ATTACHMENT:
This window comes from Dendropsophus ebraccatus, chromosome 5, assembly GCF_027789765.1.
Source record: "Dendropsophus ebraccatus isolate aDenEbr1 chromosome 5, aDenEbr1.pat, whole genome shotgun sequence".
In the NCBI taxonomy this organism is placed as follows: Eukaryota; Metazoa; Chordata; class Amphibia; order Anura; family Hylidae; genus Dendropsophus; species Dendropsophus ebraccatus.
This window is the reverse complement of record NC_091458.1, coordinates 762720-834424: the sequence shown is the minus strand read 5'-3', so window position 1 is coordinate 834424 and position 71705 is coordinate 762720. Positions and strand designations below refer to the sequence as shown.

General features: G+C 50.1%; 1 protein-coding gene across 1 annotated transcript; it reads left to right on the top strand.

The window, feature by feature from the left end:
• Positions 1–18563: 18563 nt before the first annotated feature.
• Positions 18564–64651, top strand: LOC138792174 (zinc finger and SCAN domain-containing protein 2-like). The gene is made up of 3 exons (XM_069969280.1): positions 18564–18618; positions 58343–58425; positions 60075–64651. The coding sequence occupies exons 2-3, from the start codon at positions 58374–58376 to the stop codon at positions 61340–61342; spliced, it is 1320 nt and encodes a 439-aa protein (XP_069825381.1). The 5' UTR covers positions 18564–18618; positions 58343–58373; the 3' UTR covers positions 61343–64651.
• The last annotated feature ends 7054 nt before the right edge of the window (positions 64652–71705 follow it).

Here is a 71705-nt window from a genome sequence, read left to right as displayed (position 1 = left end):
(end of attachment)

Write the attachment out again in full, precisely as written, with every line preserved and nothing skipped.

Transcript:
This window comes from Dendropsophus ebraccatus, chromosome 5, assembly GCF_027789765.1.
Source record: "Dendropsophus ebraccatus isolate aDenEbr1 chromosome 5, aDenEbr1.pat, whole genome shotgun sequence".
In the NCBI taxonomy this organism is placed as follows: Eukaryota; Metazoa; Chordata; class Amphibia; order Anura; family Hylidae; genus Dendropsophus; species Dendropsophus ebraccatus.
This window is the reverse complement of record NC_091458.1, coordinates 762720-834424: the sequence shown is the minus strand read 5'-3', so window position 1 is coordinate 834424 and position 71705 is coordinate 762720. Positions and strand designations below refer to the sequence as shown.

General features: G+C 50.1%; 1 protein-coding gene across 1 annotated transcript; it reads left to right on the top strand.

The window, feature by feature from the left end:
• Positions 1–18563: 18563 nt before the first annotated feature.
• Positions 18564–64651, top strand: LOC138792174 (zinc finger and SCAN domain-containing protein 2-like). The gene is made up of 3 exons (XM_069969280.1): positions 18564–18618; positions 58343–58425; positions 60075–64651. The coding sequence occupies exons 2-3, from the start codon at positions 58374–58376 to the stop codon at positions 61340–61342; spliced, it is 1320 nt and encodes a 439-aa protein (XP_069825381.1). The 5' UTR covers positions 18564–18618; positions 58343–58373; the 3' UTR covers positions 61343–64651.
• The last annotated feature ends 7054 nt before the right edge of the window (positions 64652–71705 follow it).

Here is a 71705-nt window from a genome sequence, read left to right as displayed (position 1 = left end):